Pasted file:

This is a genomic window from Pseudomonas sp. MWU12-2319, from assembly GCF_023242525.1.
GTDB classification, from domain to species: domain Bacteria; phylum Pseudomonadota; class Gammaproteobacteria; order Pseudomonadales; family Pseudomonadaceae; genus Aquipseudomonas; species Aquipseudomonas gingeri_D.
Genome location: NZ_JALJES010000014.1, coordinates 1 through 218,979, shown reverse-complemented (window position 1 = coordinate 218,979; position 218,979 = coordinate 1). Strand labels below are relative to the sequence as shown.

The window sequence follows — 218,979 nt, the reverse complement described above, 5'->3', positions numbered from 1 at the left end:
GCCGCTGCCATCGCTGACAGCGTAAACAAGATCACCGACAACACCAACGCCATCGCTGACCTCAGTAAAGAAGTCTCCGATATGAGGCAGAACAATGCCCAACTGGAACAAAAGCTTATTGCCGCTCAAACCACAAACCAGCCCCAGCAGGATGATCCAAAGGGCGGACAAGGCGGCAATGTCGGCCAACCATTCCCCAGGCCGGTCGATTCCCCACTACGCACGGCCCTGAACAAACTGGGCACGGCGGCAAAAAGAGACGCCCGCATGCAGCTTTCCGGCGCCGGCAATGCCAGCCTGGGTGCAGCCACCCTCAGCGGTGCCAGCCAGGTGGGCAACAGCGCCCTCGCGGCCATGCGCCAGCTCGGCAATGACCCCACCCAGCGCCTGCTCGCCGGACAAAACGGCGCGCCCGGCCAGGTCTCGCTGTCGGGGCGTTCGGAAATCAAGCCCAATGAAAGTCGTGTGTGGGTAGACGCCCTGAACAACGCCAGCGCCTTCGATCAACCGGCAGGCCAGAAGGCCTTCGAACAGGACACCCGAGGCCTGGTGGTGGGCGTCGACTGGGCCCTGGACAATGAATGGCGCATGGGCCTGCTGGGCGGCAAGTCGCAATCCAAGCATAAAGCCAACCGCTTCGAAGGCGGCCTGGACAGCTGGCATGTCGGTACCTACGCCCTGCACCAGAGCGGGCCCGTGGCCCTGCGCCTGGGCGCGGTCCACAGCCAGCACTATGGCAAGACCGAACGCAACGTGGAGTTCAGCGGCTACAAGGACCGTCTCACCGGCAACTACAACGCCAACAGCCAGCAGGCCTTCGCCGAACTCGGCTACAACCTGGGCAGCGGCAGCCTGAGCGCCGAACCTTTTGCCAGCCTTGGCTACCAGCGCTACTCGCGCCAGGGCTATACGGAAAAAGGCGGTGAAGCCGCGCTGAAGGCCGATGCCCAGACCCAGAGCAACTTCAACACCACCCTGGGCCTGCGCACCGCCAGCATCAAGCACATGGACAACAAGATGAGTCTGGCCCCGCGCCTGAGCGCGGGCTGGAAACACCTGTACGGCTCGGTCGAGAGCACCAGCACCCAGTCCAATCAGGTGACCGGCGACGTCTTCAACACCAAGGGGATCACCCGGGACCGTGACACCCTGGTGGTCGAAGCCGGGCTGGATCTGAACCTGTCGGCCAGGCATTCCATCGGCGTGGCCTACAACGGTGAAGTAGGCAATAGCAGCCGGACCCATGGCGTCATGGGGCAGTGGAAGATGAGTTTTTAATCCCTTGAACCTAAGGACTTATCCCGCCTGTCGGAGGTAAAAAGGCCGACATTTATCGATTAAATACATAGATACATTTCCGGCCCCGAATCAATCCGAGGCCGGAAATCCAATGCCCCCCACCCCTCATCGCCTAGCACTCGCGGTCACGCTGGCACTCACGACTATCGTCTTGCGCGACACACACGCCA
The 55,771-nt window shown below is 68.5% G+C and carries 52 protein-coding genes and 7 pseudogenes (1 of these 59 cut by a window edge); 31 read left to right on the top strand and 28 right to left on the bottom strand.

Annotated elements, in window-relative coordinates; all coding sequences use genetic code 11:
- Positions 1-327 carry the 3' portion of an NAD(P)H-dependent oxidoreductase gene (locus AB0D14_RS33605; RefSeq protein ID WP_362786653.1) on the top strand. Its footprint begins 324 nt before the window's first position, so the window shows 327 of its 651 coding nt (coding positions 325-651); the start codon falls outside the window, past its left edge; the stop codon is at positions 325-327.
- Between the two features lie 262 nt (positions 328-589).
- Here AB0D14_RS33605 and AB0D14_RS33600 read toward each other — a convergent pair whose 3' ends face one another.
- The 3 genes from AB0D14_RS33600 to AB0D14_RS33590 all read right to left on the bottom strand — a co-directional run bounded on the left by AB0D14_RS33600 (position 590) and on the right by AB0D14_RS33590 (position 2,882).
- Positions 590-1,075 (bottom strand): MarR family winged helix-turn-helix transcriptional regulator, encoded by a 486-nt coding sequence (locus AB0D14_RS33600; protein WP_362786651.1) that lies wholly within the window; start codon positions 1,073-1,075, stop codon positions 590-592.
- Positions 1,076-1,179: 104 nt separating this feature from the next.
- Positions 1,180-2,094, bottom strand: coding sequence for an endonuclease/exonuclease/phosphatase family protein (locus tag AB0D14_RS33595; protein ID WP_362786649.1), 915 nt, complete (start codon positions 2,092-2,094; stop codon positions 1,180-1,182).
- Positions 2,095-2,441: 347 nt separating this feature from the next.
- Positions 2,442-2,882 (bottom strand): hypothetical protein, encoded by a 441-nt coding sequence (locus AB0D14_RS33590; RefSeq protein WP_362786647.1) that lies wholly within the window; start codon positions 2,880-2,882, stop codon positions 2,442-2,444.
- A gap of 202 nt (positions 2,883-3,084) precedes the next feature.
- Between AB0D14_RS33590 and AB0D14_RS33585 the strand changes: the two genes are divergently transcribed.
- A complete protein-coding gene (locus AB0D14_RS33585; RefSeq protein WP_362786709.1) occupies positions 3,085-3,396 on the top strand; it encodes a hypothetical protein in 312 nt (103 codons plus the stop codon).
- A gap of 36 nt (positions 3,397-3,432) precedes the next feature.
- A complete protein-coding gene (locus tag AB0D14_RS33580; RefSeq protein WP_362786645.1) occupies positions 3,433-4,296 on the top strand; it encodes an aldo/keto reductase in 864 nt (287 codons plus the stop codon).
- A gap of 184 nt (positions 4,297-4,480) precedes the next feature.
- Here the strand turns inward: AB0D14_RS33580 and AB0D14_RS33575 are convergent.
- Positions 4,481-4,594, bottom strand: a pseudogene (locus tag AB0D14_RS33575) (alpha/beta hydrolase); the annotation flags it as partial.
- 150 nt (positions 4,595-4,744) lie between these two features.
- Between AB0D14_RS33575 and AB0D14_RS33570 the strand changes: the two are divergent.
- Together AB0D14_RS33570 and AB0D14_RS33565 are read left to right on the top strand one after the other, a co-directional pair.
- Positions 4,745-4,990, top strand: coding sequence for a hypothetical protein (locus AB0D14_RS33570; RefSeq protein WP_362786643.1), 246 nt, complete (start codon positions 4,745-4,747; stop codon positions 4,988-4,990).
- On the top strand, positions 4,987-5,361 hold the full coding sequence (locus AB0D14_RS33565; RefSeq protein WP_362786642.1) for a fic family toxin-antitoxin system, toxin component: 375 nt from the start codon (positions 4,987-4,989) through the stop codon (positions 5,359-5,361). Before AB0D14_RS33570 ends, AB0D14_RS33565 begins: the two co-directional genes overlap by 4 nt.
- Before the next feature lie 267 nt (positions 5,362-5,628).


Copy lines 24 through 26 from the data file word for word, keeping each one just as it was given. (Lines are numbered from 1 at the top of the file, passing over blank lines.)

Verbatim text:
- Positions 4,481-4,594, bottom strand: a pseudogene (locus tag AB0D14_RS33575) (alpha/beta hydrolase); the annotation flags it as partial.
- 150 nt (positions 4,595-4,744) lie between these two features.
- Between AB0D14_RS33575 and AB0D14_RS33570 the strand changes: the two are divergent.